SQUEEZE Entertainment

Darkroom Review: Video Nasty

Carlo Cielo

By: Carlo Cielo | Squeeze | Published July 11, 2017 | Updated August 16, 2017


Director: Pedring A. Lopez | Story: Pedring A. Lopez and Dennis Empalmado | Screenplay: Dennis Empalmado and Rex Lopez

Cast: Ella Cruz, Bret Jackson, AJ Muhlach, Donnalyn Bartolome, Andrew Muhlach, Rose Van Ginkel, Caleb Santos, Samatha Capulong, Jack Reid, Lander Vera-Perez, Abby Bautista

On February 24, 1986, a day before the clergy-led EDSA Revolution, a priest tried to exorcise a demon on that very house. He appears to have succeeded based on a video that was shot that day (the one the movie starts with), but, as we’d know much later, he wasn’t able to get it out of the body of the possessed. In fact, it possessed him, right until the day he died – and beyond that.

This is the kind of norm that a group of millennial filmmakers step into, on February 24, 2016, when they go inside the house to do a little bit of ghost hunting. What they find is exponentially worse.

It’s not just history.

Past is Present

I’ve seen two versions of this movie: a workprint version, late last year, and the one that was released in the theaters. The former is interesting because it’s more of a steady stream of found footage, it gives the viewers an opportunity to stay with the characters and just let them drone on and on – until shit hits the fan. It’s arrythmic, and more spontaneous, with only an impression of a first and second act: a bunch of kids talking, joking, fooling around, toying with their cameras and devices, oblivious to the creepy, unnerving stuff around the house.

When they stumble upon a chest full of SLRs and Super 8s, they treat them as if they’re just a bunch of smartphones that they can take selfies with. So when the bad stuff hits, it hits like a barrage of assaults in relentless succession.

The theatrical cut retains a lot of the spontaneity but is a bit more streamlined, with a lot more of the familiar plot structure. Brisker, tighter, and more pithy. The down times are shortened so it doesn’t linger with the characters quite as long, but gives them enough time to shine.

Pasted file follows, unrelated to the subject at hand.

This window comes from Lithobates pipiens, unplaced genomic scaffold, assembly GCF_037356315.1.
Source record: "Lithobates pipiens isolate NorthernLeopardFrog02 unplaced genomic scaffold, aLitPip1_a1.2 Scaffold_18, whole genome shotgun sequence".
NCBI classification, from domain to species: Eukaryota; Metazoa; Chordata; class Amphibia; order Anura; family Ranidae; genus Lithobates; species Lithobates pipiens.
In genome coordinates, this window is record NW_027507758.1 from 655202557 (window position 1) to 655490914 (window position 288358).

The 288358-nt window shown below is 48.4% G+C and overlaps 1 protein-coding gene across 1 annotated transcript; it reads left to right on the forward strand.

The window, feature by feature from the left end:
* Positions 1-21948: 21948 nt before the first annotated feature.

It also makes their individual fates a lot harsher.

One thing that viewers should realize is that this is a slasher movie. That’s what’s rather unique about this. It’s an ‘80s slasher movie processed through the look, the style, and approach of found footage horror. It’s a very movie kind of movie, and it never hides this fact. The kids here represent the ‘80s slasher/horror archetypes. There’s the Jock. The Cheerleaders. The Nerds/Stoners. The Nice Guy. The Token Minority. And the Final Girl.

The actors are all holding the cameras for real. We see both what they’re shooting, and them shooting it. The situations weave in and out of these, and so does the editing. The film is stitched and cobbled from their combined footage, forming a collage of combined experiences. Instead of merely watching from a distance, the viewer is made more complicit and involved. We see their mugging and their interpersonal squabbles from both their perspective and ours. It’s Big Brother mixed with Youtube.

Present is Past

In the workprint, it’s a steady stream of footage, so the characters are largely a blur. The theatrical cut breaks down the flow a little bit more, so there’s more focus on the personalities – and the various kills, which are packed with detail. Throats get slashed, bodies bleed, faces smashed, eyeballs gouged, and there are voices.

This is a slasher horror movie, after all, so teenagers have to die.

There is a fairly poignant commentary in how these millennials walked into this awful state of things that are largely not of their doing, their only mistake being that they did not recognize the flaws and errors of the past, and gave the it the reverence it ‘deserves’.  So they got blindsided. One day, they’re on top of the world, with their feels and their rave parties. The next thing, they are fending for their lives, chased by motorcycled men because of drugs – and because certain reforms remain unfulfilled.

This is the vicious normal they walk into, and it’s like they’re being fed to the chopping block – due to previous attempts to save the world that simply did not deliver.

Darkroom is really a film about today’s youth, a youth that is saddled by the rotten, bloodied legacy of February 1986, its unfinished revolution, and the horrifying interregnum it has plunged this country into, full of mayhem and death, the frustration it’s created, and the brutal hate that it continues to inspire.

The demon’s t-shirt in the film says West Philippine Sea.

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